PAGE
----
A cardiovascular technologist works under a doctor’s direction providing assistance in the diagnosis and treatment of heart disease and vascular, or blood vessel, problems. A career in this field requires development of interpersonal skills for interacting appropriately with people who have life-threatening illnesses, and the ability to work with a wide range of tools and equipment. A successful candidate is professional, patient, understanding, and works well with people of all cultures.
A cardiovascular technologist performs a variety of administrative and service-related tasks. He or she explains tests and procedures to patients, monitors a patient's safety and comfort for the duration of the testing, and reports any abnormalities or problems to the attending physician. Other duties may include obtaining patient records and test results, maintaining cardiology equipment, monitoring heart rate and blood pressure, and recording diagnostic data using cardiology equipment.
There are four areas of specialization for a cardiovascular technologist. Cardiology technologists perform invasive procedures such as implanting cardiac catheters and inserting pacemakers. Echocardiography technologists work with cardiac graphic imaging equipment like the ultrasound machine. Vascular technologists assess blood flow irregularities and perform other, non-invasive vascular procedures. Electrocardiography technologists, or EKG technicians, collect diagnostic data for heart conditions by recording electromotive fluctuations in the heart with an electrocardiograph (ECG) machine.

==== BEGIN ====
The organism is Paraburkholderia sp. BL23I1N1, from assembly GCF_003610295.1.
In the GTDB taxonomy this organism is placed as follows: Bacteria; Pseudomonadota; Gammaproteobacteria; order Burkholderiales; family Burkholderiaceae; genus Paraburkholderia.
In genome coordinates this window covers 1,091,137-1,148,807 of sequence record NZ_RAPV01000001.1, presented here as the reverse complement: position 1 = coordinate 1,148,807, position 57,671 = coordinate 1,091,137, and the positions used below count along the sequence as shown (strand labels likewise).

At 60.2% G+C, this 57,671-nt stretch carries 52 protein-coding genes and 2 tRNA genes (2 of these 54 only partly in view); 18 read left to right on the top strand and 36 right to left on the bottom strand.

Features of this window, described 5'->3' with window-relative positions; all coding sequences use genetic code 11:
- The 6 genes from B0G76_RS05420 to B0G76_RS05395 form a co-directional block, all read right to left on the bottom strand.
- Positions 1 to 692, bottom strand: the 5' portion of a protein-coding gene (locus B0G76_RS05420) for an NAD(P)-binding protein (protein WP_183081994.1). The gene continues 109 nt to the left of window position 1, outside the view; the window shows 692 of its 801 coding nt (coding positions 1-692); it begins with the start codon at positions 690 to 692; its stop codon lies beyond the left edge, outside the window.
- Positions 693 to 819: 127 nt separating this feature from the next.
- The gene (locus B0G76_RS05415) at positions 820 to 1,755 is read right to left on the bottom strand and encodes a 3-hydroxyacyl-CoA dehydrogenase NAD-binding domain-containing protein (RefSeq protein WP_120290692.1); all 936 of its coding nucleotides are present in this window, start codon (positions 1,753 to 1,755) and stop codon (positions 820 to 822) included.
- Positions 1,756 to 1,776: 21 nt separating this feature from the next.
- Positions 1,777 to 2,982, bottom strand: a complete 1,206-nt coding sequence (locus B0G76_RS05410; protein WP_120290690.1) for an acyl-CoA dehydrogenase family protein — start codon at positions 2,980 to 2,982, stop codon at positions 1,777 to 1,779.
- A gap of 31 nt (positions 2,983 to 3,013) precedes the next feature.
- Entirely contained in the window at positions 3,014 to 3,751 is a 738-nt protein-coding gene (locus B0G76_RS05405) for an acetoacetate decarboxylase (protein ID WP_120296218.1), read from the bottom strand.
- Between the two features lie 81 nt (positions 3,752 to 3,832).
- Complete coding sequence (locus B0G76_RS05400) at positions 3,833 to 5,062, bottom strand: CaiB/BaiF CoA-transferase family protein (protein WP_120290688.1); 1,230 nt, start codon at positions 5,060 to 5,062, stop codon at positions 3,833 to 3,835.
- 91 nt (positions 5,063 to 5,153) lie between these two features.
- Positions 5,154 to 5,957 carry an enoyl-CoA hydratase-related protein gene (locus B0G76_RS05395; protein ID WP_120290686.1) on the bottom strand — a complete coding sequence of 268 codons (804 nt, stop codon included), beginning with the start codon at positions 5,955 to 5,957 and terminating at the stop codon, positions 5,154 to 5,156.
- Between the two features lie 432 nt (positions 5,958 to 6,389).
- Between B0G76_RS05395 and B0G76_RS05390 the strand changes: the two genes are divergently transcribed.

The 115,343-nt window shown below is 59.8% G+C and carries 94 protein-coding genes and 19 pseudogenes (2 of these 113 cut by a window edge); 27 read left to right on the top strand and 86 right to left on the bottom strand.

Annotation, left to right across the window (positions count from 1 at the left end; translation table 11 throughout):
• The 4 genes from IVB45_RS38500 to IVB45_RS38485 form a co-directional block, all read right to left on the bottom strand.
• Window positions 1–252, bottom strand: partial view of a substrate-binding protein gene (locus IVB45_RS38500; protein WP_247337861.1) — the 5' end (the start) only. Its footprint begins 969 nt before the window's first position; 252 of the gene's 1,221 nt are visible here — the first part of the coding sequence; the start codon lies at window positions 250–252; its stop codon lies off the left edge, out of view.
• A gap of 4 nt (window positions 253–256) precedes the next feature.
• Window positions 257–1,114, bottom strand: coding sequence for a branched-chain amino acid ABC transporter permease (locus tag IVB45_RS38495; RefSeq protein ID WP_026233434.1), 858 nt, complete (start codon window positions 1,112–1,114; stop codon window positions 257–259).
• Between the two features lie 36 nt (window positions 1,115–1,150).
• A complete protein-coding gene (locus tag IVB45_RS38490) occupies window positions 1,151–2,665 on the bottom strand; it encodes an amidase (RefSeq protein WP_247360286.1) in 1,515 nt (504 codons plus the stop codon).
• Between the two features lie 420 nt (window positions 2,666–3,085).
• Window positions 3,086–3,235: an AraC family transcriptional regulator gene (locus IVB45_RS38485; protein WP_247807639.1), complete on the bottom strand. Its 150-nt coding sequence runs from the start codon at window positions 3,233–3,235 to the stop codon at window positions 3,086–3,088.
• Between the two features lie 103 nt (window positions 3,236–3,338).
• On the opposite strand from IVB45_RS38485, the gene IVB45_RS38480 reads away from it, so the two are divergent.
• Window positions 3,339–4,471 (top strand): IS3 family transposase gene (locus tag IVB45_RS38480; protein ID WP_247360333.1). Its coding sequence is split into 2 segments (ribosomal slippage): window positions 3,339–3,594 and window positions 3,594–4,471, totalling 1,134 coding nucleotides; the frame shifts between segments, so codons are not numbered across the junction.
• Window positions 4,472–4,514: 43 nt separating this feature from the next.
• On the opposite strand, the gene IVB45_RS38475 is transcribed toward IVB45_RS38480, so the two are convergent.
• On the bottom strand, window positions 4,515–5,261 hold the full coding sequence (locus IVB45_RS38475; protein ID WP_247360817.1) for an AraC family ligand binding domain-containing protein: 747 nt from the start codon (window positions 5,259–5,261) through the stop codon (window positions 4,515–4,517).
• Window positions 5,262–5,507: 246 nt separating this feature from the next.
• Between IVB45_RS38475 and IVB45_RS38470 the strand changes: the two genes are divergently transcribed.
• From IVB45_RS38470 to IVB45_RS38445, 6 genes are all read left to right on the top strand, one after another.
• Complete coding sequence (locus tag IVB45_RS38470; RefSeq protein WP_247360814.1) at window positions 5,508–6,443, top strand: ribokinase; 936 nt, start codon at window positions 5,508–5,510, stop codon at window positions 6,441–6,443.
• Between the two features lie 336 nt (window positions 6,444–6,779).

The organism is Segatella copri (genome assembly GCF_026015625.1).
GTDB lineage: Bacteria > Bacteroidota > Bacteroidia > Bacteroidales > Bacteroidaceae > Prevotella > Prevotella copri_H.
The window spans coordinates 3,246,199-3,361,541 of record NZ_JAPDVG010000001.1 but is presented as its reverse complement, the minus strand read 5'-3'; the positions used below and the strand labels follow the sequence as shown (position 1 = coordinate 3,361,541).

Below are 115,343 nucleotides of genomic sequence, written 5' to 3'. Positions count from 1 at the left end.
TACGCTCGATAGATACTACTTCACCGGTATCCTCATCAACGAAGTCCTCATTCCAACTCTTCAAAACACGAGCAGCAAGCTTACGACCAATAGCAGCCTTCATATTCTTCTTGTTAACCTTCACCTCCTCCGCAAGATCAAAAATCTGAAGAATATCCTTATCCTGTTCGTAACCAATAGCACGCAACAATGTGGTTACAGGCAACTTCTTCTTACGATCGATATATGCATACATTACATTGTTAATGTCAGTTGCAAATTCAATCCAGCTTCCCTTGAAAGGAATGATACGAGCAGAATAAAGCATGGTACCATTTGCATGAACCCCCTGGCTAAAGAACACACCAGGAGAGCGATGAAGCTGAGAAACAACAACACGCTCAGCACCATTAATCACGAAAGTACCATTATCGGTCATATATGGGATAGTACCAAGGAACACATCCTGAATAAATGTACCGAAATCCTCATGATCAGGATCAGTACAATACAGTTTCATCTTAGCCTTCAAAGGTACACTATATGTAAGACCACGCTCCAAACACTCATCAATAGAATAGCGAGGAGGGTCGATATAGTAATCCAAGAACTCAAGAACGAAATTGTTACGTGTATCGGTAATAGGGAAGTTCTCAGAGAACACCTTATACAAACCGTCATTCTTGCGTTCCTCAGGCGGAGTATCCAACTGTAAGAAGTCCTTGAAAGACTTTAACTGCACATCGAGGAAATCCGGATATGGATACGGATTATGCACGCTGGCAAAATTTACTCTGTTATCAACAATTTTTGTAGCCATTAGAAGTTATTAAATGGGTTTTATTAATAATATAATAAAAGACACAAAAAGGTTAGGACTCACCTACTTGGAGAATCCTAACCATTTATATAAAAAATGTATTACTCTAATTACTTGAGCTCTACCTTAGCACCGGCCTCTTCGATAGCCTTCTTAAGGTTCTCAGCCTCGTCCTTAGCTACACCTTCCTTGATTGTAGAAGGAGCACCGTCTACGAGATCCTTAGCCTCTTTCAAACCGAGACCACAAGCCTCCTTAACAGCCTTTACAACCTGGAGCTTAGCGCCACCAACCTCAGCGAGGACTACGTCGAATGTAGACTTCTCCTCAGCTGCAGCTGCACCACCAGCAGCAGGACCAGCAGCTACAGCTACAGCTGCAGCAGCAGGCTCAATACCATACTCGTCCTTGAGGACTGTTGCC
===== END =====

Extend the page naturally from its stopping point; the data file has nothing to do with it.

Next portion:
Typically, careers for a cardiovascular technologist do not offer entry-level positions. Most cardiovascular technologists must complete a two- to four-year education program to receive an associate’s degree. Core curriculum courses offer cardiovascular technology, general and applied sciences, pharmacology, human physiology and anatomy, and medical instrumentation and electronics. After the core curriculum, attention is shifted to specialty areas like invasive cardiology, noninvasive cardiology, and noninvasive vascular studies, depending upon the student's chosen field.
Most states require certification before a cardiovascular technologist may begin to practice. This certification is obtained through Cardiovascular Credentialing International and the American Registry of Diagnostic Medical Sonographers. Although there are some states that do not require this certification, many employers base their hiring on whether or not the cardiovascular technologist applicant has been certified through one of these organizations.
Employment opportunities in the cardiovascular technology field appear to be growing. Despite this growth, fewer EKG technicians are expected to be employed over the next few years because more hospitals are cross-training nurses and other health professionals to perform the same basic tasks. EKG technicians who have received special training in continuous heart monitoring, also called Holter monitoring, may have better prospects in health care careers than those who only perform basic EKGs.